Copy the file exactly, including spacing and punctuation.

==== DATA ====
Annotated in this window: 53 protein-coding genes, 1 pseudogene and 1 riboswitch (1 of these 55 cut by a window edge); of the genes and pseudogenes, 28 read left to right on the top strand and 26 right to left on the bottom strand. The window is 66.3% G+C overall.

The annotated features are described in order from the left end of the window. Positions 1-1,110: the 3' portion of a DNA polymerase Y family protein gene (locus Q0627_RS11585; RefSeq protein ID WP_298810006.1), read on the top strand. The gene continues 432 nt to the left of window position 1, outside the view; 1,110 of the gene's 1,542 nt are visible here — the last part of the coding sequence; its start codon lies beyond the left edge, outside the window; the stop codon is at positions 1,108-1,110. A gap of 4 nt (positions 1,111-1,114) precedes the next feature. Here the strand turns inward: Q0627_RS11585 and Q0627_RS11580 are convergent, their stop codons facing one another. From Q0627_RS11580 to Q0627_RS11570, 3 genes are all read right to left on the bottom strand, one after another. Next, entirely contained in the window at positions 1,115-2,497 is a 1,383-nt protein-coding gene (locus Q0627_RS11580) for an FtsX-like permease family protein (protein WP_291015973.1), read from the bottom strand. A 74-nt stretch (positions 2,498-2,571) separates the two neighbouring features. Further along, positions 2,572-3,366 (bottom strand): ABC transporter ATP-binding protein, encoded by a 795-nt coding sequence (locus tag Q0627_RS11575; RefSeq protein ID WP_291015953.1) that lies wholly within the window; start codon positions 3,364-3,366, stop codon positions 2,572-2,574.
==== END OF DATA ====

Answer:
Annotated in this window: 53 protein-coding genes, 1 pseudogene and 1 riboswitch (1 of these 55 cut by a window edge); of the genes and pseudogenes, 28 read left to right on the top strand and 26 right to left on the bottom strand. The window is 66.3% G+C overall.

The annotated features are described in order from the left end of the window. Positions 1-1,110: the 3' portion of a DNA polymerase Y family protein gene (locus Q0627_RS11585; RefSeq protein ID WP_298810006.1), read on the top strand. The gene continues 432 nt to the left of window position 1, outside the view; 1,110 of the gene's 1,542 nt are visible here — the last part of the coding sequence; its start codon lies beyond the left edge, outside the window; the stop codon is at positions 1,108-1,110. A gap of 4 nt (positions 1,111-1,114) precedes the next feature. Here the strand turns inward: Q0627_RS11585 and Q0627_RS11580 are convergent, their stop codons facing one another. From Q0627_RS11580 to Q0627_RS11570, 3 genes are all read right to left on the bottom strand, one after another. Next, entirely contained in the window at positions 1,115-2,497 is a 1,383-nt protein-coding gene (locus Q0627_RS11580) for an FtsX-like permease family protein (protein WP_291015973.1), read from the bottom strand. A 74-nt stretch (positions 2,498-2,571) separates the two neighbouring features. Further along, positions 2,572-3,366 (bottom strand): ABC transporter ATP-binding protein, encoded by a 795-nt coding sequence (locus tag Q0627_RS11575; RefSeq protein ID WP_291015953.1) that lies wholly within the window; start codon positions 3,364-3,366, stop codon positions 2,572-2,574.